5 Simple Steps to Learning from Your Blogs Top 10 Traffic Referral Posts

nate-riggsHave you ever done a Top 10 Posts post on your blog?

Don’t feel bad if you haven’t. I’ve never haven’t either … until now, that is.

I see lots of bloggers do this, and aside from getting your more popular work out in front of your readers, I think there’s some good learning that comes from making it a point to do this once every few months.

For one, it gives you (as the blogger) an idea of what other people are reading and getting the most value from in your content. You can drill down to what type of styles work for your audience, what information seems to resonate with them and what keywords are drawing the most traffic for you. It’s also a chance for you to go back and reflect on some of the ideas you’ve written to see if there’s new angles that you can take on covering topics that are already popular with your readers.

There are much more sophisticated ways to approach looking at your top posts, but you don’t always need to drill that deep. As a simple exercise, here’s how I’m approaching it. You can use these 5 easy steps if you’d like to try this on your own blog, if you like.

  1. Go into Google analytics or any other program you use and click through to your Top Content tab.
  2. Choose the time period you wish to report on. As a quick gut check, I’m looking at July 1st through August 1st.
  3. Pay attention to things like the number of visits versus visitor time spent on post. Do you notice any differences or similarities? Does anything pop out to you as interesting?
  4. Build the list with links in your Top 10 post.
  5. Now dig back into your content too look at the differences between the high ranked posts and lower ranked posts. Look at the style of post you wrote, the length, topics, titles and keywords you optimized for.  Try and look for what factors might have boosted the performance of that particular post.

Top 10 Posts on nateriggs.com from July 1st – August 1st, 2010

  1. How To Use Google Plus Sparks as an Internet Listening Post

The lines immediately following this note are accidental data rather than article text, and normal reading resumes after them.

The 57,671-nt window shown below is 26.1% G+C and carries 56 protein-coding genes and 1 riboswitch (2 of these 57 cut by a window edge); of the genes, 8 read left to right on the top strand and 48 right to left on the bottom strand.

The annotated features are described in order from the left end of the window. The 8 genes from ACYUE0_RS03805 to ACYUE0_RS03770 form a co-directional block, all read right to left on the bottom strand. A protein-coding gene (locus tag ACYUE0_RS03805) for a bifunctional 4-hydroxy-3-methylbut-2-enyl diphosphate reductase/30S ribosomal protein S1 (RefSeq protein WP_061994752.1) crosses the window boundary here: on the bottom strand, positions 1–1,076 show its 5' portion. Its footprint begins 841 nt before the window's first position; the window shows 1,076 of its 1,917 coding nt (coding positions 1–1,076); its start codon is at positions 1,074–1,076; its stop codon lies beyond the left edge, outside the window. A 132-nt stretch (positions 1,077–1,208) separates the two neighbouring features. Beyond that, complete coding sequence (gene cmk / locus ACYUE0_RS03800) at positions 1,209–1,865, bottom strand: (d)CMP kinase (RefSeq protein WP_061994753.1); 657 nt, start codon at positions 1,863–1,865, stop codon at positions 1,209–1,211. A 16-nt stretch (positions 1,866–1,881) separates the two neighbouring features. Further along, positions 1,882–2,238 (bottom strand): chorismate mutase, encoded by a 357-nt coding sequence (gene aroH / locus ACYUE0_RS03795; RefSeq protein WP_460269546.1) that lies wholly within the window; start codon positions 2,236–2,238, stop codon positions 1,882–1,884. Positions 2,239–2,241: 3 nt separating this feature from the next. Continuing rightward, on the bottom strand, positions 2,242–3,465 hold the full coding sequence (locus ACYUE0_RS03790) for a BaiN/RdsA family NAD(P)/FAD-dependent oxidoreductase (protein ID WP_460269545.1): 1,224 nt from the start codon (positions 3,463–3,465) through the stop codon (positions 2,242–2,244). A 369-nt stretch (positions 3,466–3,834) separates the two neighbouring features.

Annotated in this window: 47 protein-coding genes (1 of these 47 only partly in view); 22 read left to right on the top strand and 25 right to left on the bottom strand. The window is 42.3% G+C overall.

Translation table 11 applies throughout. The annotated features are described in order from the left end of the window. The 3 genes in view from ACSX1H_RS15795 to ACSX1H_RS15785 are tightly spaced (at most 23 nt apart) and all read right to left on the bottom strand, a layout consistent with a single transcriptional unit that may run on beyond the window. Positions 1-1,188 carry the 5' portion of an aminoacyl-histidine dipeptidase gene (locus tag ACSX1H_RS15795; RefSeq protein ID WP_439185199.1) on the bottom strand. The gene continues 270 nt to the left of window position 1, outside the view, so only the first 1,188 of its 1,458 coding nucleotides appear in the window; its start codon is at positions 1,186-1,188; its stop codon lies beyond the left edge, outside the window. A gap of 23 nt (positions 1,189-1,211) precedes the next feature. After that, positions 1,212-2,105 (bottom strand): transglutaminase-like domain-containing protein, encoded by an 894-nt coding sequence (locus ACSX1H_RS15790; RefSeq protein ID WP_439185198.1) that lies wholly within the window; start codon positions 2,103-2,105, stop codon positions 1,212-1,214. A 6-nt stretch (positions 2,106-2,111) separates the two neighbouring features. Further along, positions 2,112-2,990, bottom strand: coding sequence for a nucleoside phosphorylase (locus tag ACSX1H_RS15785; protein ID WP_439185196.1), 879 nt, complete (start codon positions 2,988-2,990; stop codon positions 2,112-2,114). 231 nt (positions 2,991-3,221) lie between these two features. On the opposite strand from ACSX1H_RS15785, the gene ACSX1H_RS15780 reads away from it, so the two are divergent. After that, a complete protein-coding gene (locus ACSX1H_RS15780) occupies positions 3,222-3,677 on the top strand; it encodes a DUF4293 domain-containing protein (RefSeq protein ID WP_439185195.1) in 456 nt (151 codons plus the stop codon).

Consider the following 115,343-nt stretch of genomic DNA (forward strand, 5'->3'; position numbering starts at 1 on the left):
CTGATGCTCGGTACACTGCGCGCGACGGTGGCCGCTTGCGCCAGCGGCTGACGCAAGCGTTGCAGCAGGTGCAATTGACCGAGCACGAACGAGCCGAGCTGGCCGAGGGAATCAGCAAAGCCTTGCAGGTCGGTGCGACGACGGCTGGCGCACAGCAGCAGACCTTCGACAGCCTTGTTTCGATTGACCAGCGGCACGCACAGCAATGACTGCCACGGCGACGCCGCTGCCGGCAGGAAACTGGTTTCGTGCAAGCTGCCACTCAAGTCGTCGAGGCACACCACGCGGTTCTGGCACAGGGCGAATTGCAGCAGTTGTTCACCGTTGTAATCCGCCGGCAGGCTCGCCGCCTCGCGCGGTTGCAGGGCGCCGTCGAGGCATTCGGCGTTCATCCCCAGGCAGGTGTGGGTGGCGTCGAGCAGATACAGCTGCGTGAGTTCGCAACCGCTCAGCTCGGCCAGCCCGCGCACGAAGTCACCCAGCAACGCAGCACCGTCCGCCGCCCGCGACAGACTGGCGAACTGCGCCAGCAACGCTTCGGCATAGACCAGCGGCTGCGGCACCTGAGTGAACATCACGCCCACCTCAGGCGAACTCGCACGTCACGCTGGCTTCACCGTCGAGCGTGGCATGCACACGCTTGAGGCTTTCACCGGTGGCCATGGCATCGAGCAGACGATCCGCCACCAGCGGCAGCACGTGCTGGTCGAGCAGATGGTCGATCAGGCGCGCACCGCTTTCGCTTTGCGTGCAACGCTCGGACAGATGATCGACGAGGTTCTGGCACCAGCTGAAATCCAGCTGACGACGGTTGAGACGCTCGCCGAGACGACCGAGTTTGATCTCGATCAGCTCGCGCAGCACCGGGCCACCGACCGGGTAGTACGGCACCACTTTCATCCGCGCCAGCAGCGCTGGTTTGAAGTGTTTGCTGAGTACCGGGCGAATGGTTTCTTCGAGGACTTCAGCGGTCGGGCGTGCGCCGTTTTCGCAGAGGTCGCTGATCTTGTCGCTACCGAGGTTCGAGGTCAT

2. Google Plus: 5 Point Framework for Organizing your G+ Circles
  3. nateriggs.com (homepage)
  4. Experiencing Aloha Culture: The Hawaii Social Media Summit
  5. 3 Google Plus Updates That You Need To Know About + 1 More
  6. Why Mac OSX Lion is So Cool – And Why You Shouldn’t Install It Just Yet
  7. HOW TO Grow Your Google Plus Network in 5 Easy Steps
  8. 7 Tips You Can Use to Improve Your Klout Score
  9. 7 Tips You Can Use to Improve Your Klout Score (with a different subdomain)
  10. Google Plus Will Own the Future of Business Collaboration

Leanings I’m Taking Away From This Exercise

For starters, I feel like all that time spent lurking around inside Google Plus and then writing about it was time well spent. With some of the most explosive growth a social network has seen, it’s no wonder that a lot of people have been searching for terms and phrases like “how to Google Plus” or “Google Plus Sparks”. I was fortunate to hit the nail on the head this month with decent enough optimization and enough frequency to get a few of the Google Plus posts ranked. It will be interesting to see how those posts fair next month and if they hold their spots.

Bullets 8 and 9 are a bit concerning to me as it seems that that one post somehow ended up with two different domains. I may need to look into what that is to make sure it’s not showing up as duplicate content to search engines. The 7 Tips on Klout post has been in my top 10 referrals for a few months now, and I’d like to make sure it holds it’s spot.

Number 4 baffles me. I wrote that post back in October of last year before heading out to the Hawaii Social Media Summit as a way of introducing myself and my talk. It’s been a top referrer since. Either way, I’m glad to have lots of friends on the islands.

Notice that three of ten posts in the top contain numbers in the titles. For some reason, we humans love when we can see a finite list or series of steps. Two of ten posts fell into the more narrative posts styles with a one how to post and one post that told the story of an experience. Knowing that these types of posts are resonating with you and a good portion of folks who read here makes me want to explore what other topics might exist where I can apply those styles.

For Now, Keep It Simple

Like I said — there are much more sophisticated ways to go about this. If you’re looking for more info on that, read blogs from folks like Mike Whaling and Chris Penn. If you need some help on building up your optimization skills, Study up by reading the handy SEO guides that Jake Stoops has put together for you over at Agent SEO. And, if you blog on WordPress, get subscribed to a tool called SEO Scribe.

You in?